Despite the fact that Ghana’s telecom industry is the third vibrant and successful industry in Sub Saharan Africa, Airtel Ghana’s exit from Ghana, reports say is due to a decision by the India Company to focus on particular markets on the continent.

Joy Business also learnt that the issue about financial performance is also another area of concern as expenses keep rising, creating high cost-to-income ratio.

Airtel Africa posted an 8.8% year-on-year drop in net profit to $88 million in the quarter ended September 2020 due to higher expenses.  The company had earlier reported a net profit of $57 million in the first half of the year.

Chunk of the company’s income came from Nigeria where it is the second largest mobile service provider.

Bharti Airtel today announced in a statement that it will sell 100% shares of its Ghana business for $25 million to the Ghana government, which will acquire customers, assets and agreed liabilities.

The transfer of shares was approved by Bharti Airtel’s board on Tuesday, which also cleared consolidated financial results for July-September.

A letter sent to the National Stock Exchange of India and signed by Deputy Company Secretary and Compliance Officerm Rohit Krishan Puri, said the Government of Ghana and AirtelTigo are in advance stages of conclusion of the agreement for transfer of the latter as a going concern.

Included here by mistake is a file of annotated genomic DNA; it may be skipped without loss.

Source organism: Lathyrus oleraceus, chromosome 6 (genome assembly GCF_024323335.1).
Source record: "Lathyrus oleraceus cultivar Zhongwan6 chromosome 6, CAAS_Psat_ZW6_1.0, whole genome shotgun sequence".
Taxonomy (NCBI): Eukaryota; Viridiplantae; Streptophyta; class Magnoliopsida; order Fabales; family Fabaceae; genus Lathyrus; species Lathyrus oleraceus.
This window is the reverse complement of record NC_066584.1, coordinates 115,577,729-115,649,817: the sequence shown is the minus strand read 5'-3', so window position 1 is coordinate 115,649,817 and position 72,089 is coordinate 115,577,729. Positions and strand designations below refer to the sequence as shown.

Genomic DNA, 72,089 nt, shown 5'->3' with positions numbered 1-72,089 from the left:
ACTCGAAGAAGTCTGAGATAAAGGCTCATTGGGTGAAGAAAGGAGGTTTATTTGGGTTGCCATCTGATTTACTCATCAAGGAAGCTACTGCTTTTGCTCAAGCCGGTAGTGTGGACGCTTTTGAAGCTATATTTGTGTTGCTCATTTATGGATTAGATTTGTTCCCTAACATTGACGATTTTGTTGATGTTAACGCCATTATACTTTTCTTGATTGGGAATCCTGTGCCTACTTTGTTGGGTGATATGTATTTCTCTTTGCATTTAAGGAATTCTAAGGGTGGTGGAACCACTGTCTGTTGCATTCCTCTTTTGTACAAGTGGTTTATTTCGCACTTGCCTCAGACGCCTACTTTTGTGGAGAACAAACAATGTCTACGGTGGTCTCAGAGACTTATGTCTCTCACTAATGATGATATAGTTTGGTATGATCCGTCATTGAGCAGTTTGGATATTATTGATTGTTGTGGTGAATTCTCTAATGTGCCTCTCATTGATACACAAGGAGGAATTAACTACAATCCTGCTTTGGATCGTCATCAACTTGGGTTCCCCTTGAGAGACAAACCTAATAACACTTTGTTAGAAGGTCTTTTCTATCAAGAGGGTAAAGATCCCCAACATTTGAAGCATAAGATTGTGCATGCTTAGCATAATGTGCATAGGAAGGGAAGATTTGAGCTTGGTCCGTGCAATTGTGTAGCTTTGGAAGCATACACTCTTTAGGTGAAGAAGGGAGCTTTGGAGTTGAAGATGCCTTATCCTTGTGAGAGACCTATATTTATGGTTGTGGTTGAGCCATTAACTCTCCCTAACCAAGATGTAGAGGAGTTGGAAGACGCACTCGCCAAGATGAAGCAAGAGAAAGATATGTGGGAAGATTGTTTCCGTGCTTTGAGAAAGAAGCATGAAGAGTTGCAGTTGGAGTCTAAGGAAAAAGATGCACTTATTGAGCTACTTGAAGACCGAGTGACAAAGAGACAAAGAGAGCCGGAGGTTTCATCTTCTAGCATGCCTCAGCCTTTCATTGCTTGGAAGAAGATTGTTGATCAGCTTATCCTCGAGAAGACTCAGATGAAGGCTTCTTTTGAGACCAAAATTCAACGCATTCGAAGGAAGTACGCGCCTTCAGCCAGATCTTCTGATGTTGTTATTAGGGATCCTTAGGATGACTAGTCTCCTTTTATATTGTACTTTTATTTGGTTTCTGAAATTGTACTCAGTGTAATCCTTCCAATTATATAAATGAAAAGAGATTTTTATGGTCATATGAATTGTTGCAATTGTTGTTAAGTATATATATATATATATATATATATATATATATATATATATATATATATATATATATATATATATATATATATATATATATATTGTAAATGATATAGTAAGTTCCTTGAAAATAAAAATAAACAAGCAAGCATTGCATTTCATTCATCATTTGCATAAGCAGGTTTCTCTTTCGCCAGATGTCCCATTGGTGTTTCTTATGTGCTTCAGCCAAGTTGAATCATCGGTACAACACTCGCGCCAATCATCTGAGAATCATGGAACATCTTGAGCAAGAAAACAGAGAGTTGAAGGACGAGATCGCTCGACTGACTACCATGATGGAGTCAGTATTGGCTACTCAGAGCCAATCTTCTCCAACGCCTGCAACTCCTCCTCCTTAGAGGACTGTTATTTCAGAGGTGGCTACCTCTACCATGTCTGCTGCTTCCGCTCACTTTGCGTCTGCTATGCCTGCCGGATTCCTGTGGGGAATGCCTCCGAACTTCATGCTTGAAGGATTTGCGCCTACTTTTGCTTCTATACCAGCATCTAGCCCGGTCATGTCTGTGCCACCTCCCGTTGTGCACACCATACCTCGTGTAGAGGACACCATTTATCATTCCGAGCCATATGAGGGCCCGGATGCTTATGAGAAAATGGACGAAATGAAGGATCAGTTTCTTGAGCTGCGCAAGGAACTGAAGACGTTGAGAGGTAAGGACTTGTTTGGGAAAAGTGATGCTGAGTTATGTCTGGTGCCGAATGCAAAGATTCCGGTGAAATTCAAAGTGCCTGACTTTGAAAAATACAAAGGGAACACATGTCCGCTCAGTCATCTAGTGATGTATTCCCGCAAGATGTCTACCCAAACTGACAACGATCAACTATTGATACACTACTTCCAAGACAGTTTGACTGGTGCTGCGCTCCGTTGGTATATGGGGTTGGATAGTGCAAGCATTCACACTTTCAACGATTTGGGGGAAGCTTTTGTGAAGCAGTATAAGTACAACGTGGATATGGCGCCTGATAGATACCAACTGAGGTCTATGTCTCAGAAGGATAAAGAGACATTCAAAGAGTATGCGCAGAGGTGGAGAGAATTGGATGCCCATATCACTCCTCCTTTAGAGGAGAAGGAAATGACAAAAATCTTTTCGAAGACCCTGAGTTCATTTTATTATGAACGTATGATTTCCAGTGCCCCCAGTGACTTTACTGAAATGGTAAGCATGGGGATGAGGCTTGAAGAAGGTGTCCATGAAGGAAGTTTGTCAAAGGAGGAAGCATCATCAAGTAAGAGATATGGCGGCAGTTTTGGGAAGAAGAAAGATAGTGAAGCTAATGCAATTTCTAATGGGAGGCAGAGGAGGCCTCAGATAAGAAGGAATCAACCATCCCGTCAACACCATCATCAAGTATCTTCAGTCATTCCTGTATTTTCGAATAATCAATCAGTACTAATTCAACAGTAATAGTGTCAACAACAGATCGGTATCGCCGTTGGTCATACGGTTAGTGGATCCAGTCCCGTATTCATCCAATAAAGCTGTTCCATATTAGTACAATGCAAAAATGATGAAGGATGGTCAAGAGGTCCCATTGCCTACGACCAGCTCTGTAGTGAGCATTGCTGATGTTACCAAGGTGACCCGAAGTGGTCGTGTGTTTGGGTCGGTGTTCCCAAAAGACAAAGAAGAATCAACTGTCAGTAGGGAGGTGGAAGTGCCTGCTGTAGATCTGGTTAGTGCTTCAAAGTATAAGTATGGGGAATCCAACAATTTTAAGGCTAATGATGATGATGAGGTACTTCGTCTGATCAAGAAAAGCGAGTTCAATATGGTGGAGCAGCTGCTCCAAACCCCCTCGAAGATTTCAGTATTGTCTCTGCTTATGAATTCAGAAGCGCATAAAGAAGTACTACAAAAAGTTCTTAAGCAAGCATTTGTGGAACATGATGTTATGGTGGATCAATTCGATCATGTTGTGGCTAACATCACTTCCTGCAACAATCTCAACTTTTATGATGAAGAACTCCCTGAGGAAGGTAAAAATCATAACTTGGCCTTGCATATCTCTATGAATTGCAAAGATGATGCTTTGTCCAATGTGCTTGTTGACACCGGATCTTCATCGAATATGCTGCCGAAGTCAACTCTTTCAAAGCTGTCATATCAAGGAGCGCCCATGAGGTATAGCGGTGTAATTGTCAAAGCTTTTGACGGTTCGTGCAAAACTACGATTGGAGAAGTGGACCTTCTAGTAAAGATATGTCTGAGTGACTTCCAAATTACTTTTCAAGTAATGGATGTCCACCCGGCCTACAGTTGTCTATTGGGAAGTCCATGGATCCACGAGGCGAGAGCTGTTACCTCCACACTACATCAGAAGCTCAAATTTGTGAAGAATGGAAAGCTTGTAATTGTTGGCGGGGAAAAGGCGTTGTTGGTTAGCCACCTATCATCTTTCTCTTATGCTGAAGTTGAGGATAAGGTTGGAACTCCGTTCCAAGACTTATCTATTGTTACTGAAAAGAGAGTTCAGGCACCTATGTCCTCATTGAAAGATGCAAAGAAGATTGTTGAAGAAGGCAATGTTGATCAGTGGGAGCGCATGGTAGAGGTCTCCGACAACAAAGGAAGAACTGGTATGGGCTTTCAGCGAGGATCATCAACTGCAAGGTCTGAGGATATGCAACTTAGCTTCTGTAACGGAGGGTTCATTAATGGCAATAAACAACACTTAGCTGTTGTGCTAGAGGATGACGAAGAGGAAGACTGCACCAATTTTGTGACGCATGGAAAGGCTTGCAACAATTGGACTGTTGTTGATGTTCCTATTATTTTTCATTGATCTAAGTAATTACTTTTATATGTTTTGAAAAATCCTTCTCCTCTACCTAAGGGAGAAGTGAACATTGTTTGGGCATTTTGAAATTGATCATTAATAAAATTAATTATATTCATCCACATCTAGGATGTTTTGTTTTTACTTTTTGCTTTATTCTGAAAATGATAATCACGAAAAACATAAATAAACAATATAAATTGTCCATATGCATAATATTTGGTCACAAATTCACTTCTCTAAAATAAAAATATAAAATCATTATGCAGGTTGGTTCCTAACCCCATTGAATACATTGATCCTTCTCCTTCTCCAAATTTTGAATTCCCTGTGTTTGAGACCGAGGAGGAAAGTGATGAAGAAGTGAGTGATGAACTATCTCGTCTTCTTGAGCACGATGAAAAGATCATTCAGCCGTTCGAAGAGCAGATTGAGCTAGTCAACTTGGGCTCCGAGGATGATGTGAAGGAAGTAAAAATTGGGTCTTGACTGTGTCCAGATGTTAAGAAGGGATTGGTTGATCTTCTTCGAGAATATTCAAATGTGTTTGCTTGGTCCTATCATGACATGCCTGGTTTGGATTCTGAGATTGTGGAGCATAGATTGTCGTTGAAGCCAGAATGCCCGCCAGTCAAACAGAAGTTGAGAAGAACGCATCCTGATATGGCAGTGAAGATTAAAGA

So, the question many analysts, market watchers and consumers will be asking is, what will be the business strategy going forward with the exit of Airtel Ghana, or will the Ghana government resell its stake after acquiring the 100% shares of Airtel Ghana.

Also with the imminent exit of Airtel, what will be the new brand name for the company when the Government of Ghana takes over the assets and liabilities of the telecom firm.

Airtel Ghana merged with Tigo to become AirtelTigo in Ghana in 2017.

Meanwhile, Airtel is voluntarily taking an impairment charge of ₹1,841 million( ₹184 crore).

Quarter 3 financial results

Airtel Africa posted an 8.8% year-on-year drop in net profit to $88 million in the quarter ended September due to higher expenses.

The company had reported a net profit of $57 million in the quarter ended June.

The telco’s revenue grew 14.3% on a reported basis and 19.6% in constant currency, at $965 million, driven by customer base growth of 12%, both in Quarter 2 FY21 and half-year ended September, and average revenue per user (Arpu) growth of 6.8% in constant currency in July-September.

In August, Airtel Networks Kenya Ltd, a subsidiary of Bharti Airtel’s Africa unit, called off the merger with Telkom Kenya Ltd citing challenges to secure regulatory approvals for the deal.

Airtel in February 2019 had said its Kenya unit agreed to acquire Telkom Kenya, the East African nation’s smallest telecom operator, in which the state still has a 40% shareholding, after a majority stake was sold in 2007.

Airtel Africa is the holding firm for Bharti Airtel’s operations in 14 countries, with Nigeria alone accounting for almost half of its earnings before interest, tax, depreciation and amortisation.